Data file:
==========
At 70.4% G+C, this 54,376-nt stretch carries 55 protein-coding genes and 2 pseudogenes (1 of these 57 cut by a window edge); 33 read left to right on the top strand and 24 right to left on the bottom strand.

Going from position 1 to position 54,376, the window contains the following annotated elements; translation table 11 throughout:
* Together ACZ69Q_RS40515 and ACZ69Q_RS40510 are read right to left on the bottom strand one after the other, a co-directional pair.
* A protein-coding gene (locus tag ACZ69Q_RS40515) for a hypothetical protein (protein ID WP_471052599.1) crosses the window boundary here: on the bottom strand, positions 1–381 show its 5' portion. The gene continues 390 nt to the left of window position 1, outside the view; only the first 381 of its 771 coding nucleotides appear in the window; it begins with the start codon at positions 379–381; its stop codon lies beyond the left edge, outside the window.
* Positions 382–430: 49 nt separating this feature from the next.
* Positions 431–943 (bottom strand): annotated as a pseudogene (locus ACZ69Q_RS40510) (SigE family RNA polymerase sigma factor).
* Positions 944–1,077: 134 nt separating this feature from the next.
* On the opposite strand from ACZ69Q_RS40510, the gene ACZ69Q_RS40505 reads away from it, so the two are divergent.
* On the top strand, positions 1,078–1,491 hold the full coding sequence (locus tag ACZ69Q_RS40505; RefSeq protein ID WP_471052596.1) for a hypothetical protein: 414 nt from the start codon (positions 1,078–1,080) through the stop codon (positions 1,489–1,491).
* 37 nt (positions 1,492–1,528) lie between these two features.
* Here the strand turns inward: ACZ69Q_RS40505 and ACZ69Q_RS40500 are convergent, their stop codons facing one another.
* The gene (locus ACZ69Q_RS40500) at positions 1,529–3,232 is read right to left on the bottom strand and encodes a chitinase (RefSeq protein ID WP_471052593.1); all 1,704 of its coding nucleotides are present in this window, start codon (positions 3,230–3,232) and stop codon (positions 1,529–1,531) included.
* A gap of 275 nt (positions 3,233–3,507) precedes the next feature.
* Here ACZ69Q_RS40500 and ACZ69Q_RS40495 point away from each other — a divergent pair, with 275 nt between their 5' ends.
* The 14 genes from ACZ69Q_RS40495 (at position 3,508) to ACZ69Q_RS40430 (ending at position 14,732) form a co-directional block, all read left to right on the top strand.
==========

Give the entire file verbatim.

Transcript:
At 70.4% G+C, this 54,376-nt stretch carries 55 protein-coding genes and 2 pseudogenes (1 of these 57 cut by a window edge); 33 read left to right on the top strand and 24 right to left on the bottom strand.

Going from position 1 to position 54,376, the window contains the following annotated elements; translation table 11 throughout:
* Together ACZ69Q_RS40515 and ACZ69Q_RS40510 are read right to left on the bottom strand one after the other, a co-directional pair.
* A protein-coding gene (locus tag ACZ69Q_RS40515) for a hypothetical protein (protein ID WP_471052599.1) crosses the window boundary here: on the bottom strand, positions 1–381 show its 5' portion. The gene continues 390 nt to the left of window position 1, outside the view; only the first 381 of its 771 coding nucleotides appear in the window; it begins with the start codon at positions 379–381; its stop codon lies beyond the left edge, outside the window.
* Positions 382–430: 49 nt separating this feature from the next.
* Positions 431–943 (bottom strand): annotated as a pseudogene (locus ACZ69Q_RS40510) (SigE family RNA polymerase sigma factor).
* Positions 944–1,077: 134 nt separating this feature from the next.
* On the opposite strand from ACZ69Q_RS40510, the gene ACZ69Q_RS40505 reads away from it, so the two are divergent.
* On the top strand, positions 1,078–1,491 hold the full coding sequence (locus tag ACZ69Q_RS40505; RefSeq protein ID WP_471052596.1) for a hypothetical protein: 414 nt from the start codon (positions 1,078–1,080) through the stop codon (positions 1,489–1,491).
* 37 nt (positions 1,492–1,528) lie between these two features.
* Here the strand turns inward: ACZ69Q_RS40505 and ACZ69Q_RS40500 are convergent, their stop codons facing one another.
* The gene (locus ACZ69Q_RS40500) at positions 1,529–3,232 is read right to left on the bottom strand and encodes a chitinase (RefSeq protein ID WP_471052593.1); all 1,704 of its coding nucleotides are present in this window, start codon (positions 3,230–3,232) and stop codon (positions 1,529–1,531) included.
* A gap of 275 nt (positions 3,233–3,507) precedes the next feature.
* Here ACZ69Q_RS40500 and ACZ69Q_RS40495 point away from each other — a divergent pair, with 275 nt between their 5' ends.
* The 14 genes from ACZ69Q_RS40495 (at position 3,508) to ACZ69Q_RS40430 (ending at position 14,732) form a co-directional block, all read left to right on the top strand.